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The Golden Bough A study of magic and religion

Page: 203

It appears to have been a Zulu custom to put the king to death as soon as he began to have wrinkles or grey hairs. At least this seems implied in the following passage written by one who resided for some time at the court of the notorious Zulu tyrant Chaka, in the early part of the nineteenth century: “The extraordinary violence of the king’s rage with me was mainly occasioned by that absurd nostrum, the hair oil, with the notion of which Mr. Farewell had impressed him as being a specific for removing all indications of age. From the first moment of his having heard that such a preparation was attainable, he evinced a solicitude to procure it, and on every occasion never forgot to remind us of his anxiety respecting it; more especially on our departure on the mission his injunctions were particularly directed to this object. It will be seen that it is one of the barbarous customs of the Zoolas in their choice or election of their kings that he must neither have wrinkles nor grey hairs, as they are both distinguishing marks of disqualification for becoming a monarch of a warlike people. It is also equally indispensable that their king should never exhibit those proofs of having become unfit and incompetent to reign; it is therefore important that they should conceal these indications so long as they possibly can. Chaka had become greatly apprehensive of the approach of grey hairs; which would at once be the signal for him to prepare to make his exit from this sublunary world, it being always followed by the death of the monarch.” The writer to whom we are indebted for this instructive anecdote of the hair oil omits to specify the mode in which a grey-haired and wrinkled Zulu chief used “to make his exit from this sublunary world”; but on analogy we may conjecture that he was killed.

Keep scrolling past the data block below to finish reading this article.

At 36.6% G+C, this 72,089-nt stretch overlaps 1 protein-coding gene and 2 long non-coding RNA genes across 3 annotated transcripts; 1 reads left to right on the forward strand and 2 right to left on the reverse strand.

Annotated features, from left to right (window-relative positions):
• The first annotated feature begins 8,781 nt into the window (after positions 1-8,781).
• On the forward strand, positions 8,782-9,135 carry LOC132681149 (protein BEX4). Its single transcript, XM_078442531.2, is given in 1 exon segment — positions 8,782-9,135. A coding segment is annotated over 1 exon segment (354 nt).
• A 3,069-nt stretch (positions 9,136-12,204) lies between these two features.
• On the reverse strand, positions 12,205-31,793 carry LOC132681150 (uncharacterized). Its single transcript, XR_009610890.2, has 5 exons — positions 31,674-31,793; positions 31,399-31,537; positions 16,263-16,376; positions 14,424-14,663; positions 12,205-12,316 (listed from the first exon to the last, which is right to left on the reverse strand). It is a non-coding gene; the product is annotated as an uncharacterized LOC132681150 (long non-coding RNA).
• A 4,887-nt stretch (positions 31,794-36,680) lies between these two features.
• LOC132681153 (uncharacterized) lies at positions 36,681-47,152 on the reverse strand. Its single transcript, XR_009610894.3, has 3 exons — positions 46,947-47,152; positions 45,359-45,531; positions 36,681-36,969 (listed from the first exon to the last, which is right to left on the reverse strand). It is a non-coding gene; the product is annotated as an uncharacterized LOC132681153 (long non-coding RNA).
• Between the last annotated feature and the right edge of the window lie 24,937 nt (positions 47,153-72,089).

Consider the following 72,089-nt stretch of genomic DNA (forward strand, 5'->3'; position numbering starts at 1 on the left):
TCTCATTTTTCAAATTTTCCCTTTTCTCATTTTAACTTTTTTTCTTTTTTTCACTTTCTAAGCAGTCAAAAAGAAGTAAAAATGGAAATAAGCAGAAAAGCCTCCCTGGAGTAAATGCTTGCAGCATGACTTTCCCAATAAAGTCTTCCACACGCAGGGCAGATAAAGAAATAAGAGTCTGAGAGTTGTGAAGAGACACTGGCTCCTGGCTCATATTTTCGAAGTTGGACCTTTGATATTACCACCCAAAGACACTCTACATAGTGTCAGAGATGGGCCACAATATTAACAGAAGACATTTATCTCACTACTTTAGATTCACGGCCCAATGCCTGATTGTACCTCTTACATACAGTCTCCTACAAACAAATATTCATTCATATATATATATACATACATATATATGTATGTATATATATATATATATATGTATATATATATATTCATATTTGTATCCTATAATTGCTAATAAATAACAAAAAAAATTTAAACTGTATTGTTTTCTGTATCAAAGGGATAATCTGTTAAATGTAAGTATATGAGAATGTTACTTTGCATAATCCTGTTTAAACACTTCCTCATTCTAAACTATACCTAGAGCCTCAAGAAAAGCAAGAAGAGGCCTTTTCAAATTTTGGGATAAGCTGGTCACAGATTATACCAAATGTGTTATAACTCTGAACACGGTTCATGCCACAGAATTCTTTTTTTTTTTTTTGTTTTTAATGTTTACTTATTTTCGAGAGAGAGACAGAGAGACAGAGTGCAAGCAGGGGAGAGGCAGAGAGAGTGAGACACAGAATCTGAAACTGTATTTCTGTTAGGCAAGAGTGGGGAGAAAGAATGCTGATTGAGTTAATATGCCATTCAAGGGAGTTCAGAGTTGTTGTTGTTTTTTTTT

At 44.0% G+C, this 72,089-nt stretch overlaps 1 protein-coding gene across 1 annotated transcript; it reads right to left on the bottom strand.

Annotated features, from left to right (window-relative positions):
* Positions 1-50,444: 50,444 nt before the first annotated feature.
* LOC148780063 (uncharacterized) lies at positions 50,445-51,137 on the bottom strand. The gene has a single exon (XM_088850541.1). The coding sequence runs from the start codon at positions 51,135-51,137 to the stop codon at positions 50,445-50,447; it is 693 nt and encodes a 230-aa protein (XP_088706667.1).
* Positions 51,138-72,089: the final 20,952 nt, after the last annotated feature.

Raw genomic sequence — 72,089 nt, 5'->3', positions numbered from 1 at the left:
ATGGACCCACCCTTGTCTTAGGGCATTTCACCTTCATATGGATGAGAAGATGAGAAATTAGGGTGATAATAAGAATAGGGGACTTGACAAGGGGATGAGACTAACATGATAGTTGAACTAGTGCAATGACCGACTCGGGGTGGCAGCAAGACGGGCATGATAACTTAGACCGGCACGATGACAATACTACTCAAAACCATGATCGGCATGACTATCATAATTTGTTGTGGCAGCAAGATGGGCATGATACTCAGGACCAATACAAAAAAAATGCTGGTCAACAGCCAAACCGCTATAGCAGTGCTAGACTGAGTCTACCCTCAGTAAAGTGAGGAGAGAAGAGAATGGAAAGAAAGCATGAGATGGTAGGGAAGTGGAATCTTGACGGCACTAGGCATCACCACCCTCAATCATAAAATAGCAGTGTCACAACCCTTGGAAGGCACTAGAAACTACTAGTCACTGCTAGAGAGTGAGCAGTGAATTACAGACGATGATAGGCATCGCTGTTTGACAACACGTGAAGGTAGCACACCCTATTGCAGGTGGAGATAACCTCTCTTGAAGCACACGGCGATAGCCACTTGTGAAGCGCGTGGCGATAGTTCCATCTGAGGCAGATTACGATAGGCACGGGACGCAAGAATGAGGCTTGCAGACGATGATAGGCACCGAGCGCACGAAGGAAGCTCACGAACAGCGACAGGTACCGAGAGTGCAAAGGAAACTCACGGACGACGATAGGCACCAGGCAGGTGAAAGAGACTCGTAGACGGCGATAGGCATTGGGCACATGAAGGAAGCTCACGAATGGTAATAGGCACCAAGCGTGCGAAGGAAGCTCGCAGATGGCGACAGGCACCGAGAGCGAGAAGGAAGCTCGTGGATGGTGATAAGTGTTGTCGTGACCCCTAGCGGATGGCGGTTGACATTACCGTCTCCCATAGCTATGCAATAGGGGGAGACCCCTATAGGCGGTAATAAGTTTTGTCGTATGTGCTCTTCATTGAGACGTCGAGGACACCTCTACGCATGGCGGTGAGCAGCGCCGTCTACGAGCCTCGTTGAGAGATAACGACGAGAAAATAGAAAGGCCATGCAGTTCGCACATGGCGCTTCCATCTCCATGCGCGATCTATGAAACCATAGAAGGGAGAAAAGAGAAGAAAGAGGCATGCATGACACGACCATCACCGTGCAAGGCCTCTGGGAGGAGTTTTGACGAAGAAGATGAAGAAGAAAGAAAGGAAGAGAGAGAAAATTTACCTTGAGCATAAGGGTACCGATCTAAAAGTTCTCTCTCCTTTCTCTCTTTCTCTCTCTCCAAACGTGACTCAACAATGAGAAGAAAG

The custom of putting kings to death as soon as they suffered from any personal defect prevailed two centuries ago in the Caffre kingdom of Sofala. We have seen that these kings of Sofala were regarded as gods by their people, being entreated to give rain or sunshine, according as each might be wanted. Nevertheless a slight bodily blemish, such as the loss of a tooth, was considered a sufficient cause for putting one of these god-men to death, as we learn from the following passage of an old Portuguese historian: “It was formerly the custom of the kings of this land to commit suicide by taking poison when any disaster or natural physical defect fell upon them, such as impotence, infectious disease, the loss of their front teeth, by which they were disfigured, or any other deformity or affliction. To put an end to such defects they killed themselves, saying that the king should be free from any blemish, and if not, it was better for his honour that he should die and seek another life where he would be made whole, for there everything was perfect. But the Quiteve (king) who reigned when I was in those parts would not imitate his predecessors in this, being discreet and dreaded as he was; for having lost a front tooth he caused it to be proclaimed throughout the kingdom that all should be aware that he had lost a tooth and should recognise him when they saw him without it, and if his predecessors killed themselves for such things they were very foolish, and he would not do so; on the contrary, he would be very sorry when the time came for him to die a natural death, for his life was very necessary to preserve his kingdom and defend it from his enemies; and he recommended his successors to follow his example.”


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